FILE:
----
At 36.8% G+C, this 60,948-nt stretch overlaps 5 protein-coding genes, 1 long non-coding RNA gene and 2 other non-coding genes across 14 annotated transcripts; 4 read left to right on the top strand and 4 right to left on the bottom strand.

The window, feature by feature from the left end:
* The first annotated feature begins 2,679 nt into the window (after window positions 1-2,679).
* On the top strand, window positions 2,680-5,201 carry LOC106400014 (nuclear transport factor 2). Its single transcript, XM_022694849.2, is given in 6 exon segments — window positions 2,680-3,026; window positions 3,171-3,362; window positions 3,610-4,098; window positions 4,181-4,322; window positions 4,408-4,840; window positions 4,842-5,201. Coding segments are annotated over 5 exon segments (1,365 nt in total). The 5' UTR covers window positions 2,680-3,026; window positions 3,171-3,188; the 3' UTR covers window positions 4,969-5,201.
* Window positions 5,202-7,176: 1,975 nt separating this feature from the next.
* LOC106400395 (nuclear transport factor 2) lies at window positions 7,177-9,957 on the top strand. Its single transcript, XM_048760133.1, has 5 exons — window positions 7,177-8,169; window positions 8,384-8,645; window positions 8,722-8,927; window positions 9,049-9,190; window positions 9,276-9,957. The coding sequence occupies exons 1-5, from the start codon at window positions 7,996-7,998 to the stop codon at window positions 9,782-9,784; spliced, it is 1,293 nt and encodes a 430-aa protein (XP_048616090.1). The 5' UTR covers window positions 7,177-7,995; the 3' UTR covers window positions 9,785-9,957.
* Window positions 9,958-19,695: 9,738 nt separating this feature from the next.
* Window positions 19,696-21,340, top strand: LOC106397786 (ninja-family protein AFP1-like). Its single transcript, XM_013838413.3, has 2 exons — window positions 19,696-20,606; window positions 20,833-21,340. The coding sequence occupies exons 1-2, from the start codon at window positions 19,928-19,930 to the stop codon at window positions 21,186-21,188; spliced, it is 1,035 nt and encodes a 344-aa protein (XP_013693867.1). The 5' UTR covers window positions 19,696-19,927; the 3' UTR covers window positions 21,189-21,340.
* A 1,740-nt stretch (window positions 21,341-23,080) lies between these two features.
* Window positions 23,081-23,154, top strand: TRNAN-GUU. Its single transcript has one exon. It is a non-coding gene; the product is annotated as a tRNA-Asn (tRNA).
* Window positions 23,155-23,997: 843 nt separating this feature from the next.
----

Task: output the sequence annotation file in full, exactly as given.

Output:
At 36.8% G+C, this 60,948-nt stretch overlaps 5 protein-coding genes, 1 long non-coding RNA gene and 2 other non-coding genes across 14 annotated transcripts; 4 read left to right on the top strand and 4 right to left on the bottom strand.

The window, feature by feature from the left end:
* The first annotated feature begins 2,679 nt into the window (after window positions 1-2,679).
* On the top strand, window positions 2,680-5,201 carry LOC106400014 (nuclear transport factor 2). Its single transcript, XM_022694849.2, is given in 6 exon segments — window positions 2,680-3,026; window positions 3,171-3,362; window positions 3,610-4,098; window positions 4,181-4,322; window positions 4,408-4,840; window positions 4,842-5,201. Coding segments are annotated over 5 exon segments (1,365 nt in total). The 5' UTR covers window positions 2,680-3,026; window positions 3,171-3,188; the 3' UTR covers window positions 4,969-5,201.
* Window positions 5,202-7,176: 1,975 nt separating this feature from the next.
* LOC106400395 (nuclear transport factor 2) lies at window positions 7,177-9,957 on the top strand. Its single transcript, XM_048760133.1, has 5 exons — window positions 7,177-8,169; window positions 8,384-8,645; window positions 8,722-8,927; window positions 9,049-9,190; window positions 9,276-9,957. The coding sequence occupies exons 1-5, from the start codon at window positions 7,996-7,998 to the stop codon at window positions 9,782-9,784; spliced, it is 1,293 nt and encodes a 430-aa protein (XP_048616090.1). The 5' UTR covers window positions 7,177-7,995; the 3' UTR covers window positions 9,785-9,957.
* Window positions 9,958-19,695: 9,738 nt separating this feature from the next.
* Window positions 19,696-21,340, top strand: LOC106397786 (ninja-family protein AFP1-like). Its single transcript, XM_013838413.3, has 2 exons — window positions 19,696-20,606; window positions 20,833-21,340. The coding sequence occupies exons 1-2, from the start codon at window positions 19,928-19,930 to the stop codon at window positions 21,186-21,188; spliced, it is 1,035 nt and encodes a 344-aa protein (XP_013693867.1). The 5' UTR covers window positions 19,696-19,927; the 3' UTR covers window positions 21,189-21,340.
* A 1,740-nt stretch (window positions 21,341-23,080) lies between these two features.
* Window positions 23,081-23,154, top strand: TRNAN-GUU. Its single transcript has one exon. It is a non-coding gene; the product is annotated as a tRNA-Asn (tRNA).
* Window positions 23,155-23,997: 843 nt separating this feature from the next.